November marks the beginning of Haiti's dry season. Rooves will be quieter, air will be crisper, and most importantly for us, roads will be drier. In fact, our road ahead has recently become much easier to navigate.
I'd like to show enormous gratitude to the St. Dunstan's Foundation. They have recently awarded us a grant to fund our teacher's wages and gasoline expenses until the end of the school year, plus an off-road motorcycle. We can finally be independently mobile and secure in our program until school is out! As James' younger brother put it, describing how he felt about his IT skills after our month at Lamarre, "Now, I am ready."
We've discussed our target for five rural schools by the end of March. We will teach in Colladere beginning this month. Schools are closed through most of December for the holiday, so we will resume with our third school in January, our fourth in February, and so on. However, instead of sitting on our laptops through Christmas, James has proposed an interim program. We plan to open up some "social teaching" in Colladere or Lamarre during school break, opening our program to 30-40 kids for a more intensive course. In this way, we will engage children who were not at our particular school, or who have a strong personal interest in tech literacy.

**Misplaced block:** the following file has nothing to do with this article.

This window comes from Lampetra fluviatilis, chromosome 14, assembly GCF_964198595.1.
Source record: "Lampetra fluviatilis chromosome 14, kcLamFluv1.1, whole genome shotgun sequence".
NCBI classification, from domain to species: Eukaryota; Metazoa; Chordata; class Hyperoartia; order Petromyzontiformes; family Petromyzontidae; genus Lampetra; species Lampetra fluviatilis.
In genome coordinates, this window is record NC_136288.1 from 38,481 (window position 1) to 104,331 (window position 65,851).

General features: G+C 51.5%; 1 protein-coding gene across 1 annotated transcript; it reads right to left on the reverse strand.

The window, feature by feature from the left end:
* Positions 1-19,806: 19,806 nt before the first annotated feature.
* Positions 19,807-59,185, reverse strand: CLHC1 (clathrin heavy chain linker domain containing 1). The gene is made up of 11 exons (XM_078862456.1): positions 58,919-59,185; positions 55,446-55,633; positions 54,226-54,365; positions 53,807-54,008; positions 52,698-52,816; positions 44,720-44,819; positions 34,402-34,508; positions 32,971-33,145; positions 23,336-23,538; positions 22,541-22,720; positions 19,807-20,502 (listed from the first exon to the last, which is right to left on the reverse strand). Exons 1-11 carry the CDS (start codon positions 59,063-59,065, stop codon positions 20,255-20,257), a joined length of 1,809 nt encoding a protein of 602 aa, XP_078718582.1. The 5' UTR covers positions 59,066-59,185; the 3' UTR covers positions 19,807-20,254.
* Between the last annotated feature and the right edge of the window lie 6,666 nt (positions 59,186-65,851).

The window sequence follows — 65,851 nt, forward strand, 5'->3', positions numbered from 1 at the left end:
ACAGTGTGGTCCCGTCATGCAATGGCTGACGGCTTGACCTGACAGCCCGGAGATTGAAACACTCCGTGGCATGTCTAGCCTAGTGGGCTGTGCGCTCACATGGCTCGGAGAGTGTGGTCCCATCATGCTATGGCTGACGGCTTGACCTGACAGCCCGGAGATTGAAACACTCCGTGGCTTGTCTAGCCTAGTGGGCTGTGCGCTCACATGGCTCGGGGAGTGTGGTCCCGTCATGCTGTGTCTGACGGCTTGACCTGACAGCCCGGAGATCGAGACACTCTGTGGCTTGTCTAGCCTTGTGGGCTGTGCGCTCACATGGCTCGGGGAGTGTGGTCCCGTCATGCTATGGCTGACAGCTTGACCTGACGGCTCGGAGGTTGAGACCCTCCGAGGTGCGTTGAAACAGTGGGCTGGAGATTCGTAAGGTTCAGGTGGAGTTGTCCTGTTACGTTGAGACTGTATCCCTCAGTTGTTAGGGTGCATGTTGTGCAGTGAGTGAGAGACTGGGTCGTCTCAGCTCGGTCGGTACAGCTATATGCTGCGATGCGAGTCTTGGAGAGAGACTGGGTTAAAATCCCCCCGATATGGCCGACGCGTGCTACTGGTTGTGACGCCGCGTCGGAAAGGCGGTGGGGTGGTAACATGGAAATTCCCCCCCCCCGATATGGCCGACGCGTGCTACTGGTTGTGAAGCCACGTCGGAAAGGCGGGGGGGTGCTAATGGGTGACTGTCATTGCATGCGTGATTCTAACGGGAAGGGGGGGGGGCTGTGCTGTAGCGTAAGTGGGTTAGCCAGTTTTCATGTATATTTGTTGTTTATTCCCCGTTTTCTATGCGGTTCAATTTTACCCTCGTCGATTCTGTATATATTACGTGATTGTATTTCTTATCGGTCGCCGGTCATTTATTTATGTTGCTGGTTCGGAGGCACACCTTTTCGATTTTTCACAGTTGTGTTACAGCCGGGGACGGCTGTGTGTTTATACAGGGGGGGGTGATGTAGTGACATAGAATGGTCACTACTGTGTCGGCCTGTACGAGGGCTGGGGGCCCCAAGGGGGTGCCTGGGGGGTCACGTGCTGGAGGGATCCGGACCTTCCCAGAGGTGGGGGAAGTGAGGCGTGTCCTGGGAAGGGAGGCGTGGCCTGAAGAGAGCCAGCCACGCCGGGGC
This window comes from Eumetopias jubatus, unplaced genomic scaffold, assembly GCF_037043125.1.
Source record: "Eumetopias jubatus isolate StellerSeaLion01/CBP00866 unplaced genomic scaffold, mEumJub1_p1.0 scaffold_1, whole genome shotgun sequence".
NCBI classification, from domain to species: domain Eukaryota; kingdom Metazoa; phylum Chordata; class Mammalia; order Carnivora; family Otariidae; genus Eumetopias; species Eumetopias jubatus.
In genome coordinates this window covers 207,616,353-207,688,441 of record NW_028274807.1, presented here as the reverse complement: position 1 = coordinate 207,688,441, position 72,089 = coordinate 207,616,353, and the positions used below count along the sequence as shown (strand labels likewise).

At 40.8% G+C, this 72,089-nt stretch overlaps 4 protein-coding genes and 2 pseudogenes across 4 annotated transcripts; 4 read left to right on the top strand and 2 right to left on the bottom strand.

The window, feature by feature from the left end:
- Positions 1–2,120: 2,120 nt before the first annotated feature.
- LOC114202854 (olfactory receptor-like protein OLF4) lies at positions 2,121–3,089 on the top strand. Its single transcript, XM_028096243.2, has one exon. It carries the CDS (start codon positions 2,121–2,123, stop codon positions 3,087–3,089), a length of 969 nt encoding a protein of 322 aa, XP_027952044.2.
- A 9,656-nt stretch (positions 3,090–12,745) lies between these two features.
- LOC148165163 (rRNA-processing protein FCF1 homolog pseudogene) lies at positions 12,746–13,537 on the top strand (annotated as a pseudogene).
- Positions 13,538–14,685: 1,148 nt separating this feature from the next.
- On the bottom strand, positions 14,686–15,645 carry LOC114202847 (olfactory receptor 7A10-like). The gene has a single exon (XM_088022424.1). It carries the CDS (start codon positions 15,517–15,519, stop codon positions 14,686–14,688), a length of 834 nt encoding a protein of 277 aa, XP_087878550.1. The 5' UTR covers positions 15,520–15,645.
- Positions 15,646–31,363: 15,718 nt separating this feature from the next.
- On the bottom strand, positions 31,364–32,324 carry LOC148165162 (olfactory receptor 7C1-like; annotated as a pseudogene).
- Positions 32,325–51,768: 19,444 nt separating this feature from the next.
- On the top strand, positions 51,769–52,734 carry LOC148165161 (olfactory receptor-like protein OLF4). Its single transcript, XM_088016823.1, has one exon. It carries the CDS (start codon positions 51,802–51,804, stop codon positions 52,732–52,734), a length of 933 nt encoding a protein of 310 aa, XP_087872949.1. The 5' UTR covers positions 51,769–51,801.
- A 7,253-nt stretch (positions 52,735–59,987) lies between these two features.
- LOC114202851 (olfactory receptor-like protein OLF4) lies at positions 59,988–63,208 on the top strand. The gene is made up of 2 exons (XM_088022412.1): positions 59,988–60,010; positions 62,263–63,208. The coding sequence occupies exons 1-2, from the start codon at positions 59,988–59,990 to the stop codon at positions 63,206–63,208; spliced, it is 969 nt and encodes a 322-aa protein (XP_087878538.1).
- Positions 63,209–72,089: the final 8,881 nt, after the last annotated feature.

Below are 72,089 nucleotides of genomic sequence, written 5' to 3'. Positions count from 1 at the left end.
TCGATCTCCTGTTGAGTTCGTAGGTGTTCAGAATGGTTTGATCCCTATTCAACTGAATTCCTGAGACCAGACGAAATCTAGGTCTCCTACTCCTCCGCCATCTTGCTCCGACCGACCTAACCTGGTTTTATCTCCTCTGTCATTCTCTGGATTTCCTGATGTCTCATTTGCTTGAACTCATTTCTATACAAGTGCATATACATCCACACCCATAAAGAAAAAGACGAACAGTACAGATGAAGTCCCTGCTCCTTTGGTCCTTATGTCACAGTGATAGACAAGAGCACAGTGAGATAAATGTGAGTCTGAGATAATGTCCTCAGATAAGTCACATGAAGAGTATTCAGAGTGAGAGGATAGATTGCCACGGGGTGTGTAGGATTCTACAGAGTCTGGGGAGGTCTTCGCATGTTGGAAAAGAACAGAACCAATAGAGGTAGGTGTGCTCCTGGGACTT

With our first complete round of survey data from Lamarre, our US team will start the full-time search for further grants to support our development. These won't be just for more gasoline, though. If, in the following months, we run our program without issue, James and I will begin discussing how best to implement a second lab that addresses the problems with the first. For example, we will be seeking smaller and lighter laptops, such that we might fit a new lab into just one crate. Additionally, we're already looking at how to include a curriculum more in line with the Haiti Ministry of Education's suggestions, in our current labs and future ones.
Finally, I'd like to report that our Haiti team has seen no pressure from COVID in their area. We know that public awareness doesn't necessarily correlate to infection rate, so we are still cautious and monitoring student illness. However, I'm hopeful that low population density in the regions we had already planned to serve will keep infection away indefinitely.
I'm sorry that I couldn't provide many pictures to make this post lighter. James has told me to expect some new pictures and even video interviews soon! I only wanted to share important news as soon as possible.
With gratitude and grace,